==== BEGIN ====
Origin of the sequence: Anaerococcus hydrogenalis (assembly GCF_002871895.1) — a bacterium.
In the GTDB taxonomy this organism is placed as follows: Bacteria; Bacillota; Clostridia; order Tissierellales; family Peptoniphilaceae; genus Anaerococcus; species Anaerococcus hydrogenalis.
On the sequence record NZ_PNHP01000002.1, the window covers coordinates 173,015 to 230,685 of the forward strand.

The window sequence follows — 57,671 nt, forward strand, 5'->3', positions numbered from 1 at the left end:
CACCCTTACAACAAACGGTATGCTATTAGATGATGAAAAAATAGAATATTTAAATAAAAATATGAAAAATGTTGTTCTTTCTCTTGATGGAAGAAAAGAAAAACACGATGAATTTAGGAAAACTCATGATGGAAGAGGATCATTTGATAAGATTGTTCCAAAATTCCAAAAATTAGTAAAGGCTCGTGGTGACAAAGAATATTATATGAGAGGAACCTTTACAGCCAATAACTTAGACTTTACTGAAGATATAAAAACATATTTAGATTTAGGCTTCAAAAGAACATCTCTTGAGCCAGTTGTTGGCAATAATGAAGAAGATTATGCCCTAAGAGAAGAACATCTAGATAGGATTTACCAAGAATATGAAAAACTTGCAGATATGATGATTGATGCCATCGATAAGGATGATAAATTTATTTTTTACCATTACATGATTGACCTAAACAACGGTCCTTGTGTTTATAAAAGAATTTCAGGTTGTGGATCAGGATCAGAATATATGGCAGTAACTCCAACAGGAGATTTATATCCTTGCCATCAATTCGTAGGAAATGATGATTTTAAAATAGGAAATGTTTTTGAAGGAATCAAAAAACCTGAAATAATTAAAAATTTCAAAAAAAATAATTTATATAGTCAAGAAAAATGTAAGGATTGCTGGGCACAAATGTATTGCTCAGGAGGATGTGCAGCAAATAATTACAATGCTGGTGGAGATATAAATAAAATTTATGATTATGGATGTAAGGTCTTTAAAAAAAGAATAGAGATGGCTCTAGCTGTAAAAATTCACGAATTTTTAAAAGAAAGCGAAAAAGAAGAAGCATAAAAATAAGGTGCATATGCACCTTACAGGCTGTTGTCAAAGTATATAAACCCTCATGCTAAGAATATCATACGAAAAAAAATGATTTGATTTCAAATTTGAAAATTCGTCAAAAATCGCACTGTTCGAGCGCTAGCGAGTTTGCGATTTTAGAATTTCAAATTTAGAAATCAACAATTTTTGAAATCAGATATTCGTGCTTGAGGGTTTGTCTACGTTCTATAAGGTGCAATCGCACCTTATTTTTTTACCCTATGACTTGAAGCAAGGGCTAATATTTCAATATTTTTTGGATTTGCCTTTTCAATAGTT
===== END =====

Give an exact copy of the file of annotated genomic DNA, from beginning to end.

Origin of the sequence: Anaerococcus hydrogenalis (assembly GCF_002871895.1) — a bacterium.
In the GTDB taxonomy this organism is placed as follows: Bacteria; Bacillota; Clostridia; order Tissierellales; family Peptoniphilaceae; genus Anaerococcus; species Anaerococcus hydrogenalis.
On the sequence record NZ_PNHP01000002.1, the window covers coordinates 173,015 to 230,685 of the forward strand.

The window sequence follows — 57,671 nt, forward strand, 5'->3', positions numbered from 1 at the left end:
CACCCTTACAACAAACGGTATGCTATTAGATGATGAAAAAATAGAATATTTAAATAAAAATATGAAAAATGTTGTTCTTTCTCTTGATGGAAGAAAAGAAAAACACGATGAATTTAGGAAAACTCATGATGGAAGAGGATCATTTGATAAGATTGTTCCAAAATTCCAAAAATTAGTAAAGGCTCGTGGTGACAAAGAATATTATATGAGAGGAACCTTTACAGCCAATAACTTAGACTTTACTGAAGATATAAAAACATATTTAGATTTAGGCTTCAAAAGAACATCTCTTGAGCCAGTTGTTGGCAATAATGAAGAAGATTATGCCCTAAGAGAAGAACATCTAGATAGGATTTACCAAGAATATGAAAAACTTGCAGATATGATGATTGATGCCATCGATAAGGATGATAAATTTATTTTTTACCATTACATGATTGACCTAAACAACGGTCCTTGTGTTTATAAAAGAATTTCAGGTTGTGGATCAGGATCAGAATATATGGCAGTAACTCCAACAGGAGATTTATATCCTTGCCATCAATTCGTAGGAAATGATGATTTTAAAATAGGAAATGTTTTTGAAGGAATCAAAAAACCTGAAATAATTAAAAATTTCAAAAAAAATAATTTATATAGTCAAGAAAAATGTAAGGATTGCTGGGCACAAATGTATTGCTCAGGAGGATGTGCAGCAAATAATTACAATGCTGGTGGAGATATAAATAAAATTTATGATTATGGATGTAAGGTCTTTAAAAAAAGAATAGAGATGGCTCTAGCTGTAAAAATTCACGAATTTTTAAAAGAAAGCGAAAAAGAAGAAGCATAAAAATAAGGTGCATATGCACCTTACAGGCTGTTGTCAAAGTATATAAACCCTCATGCTAAGAATATCATACGAAAAAAAATGATTTGATTTCAAATTTGAAAATTCGTCAAAAATCGCACTGTTCGAGCGCTAGCGAGTTTGCGATTTTAGAATTTCAAATTTAGAAATCAACAATTTTTGAAATCAGATATTCGTGCTTGAGGGTTTGTCTACGTTCTATAAGGTGCAATCGCACCTTATTTTTTTACCCTATGACTTGAAGCAAGGGCTAATATTTCAATATTTTTTGGATTTGCCTTTTCAATAGTT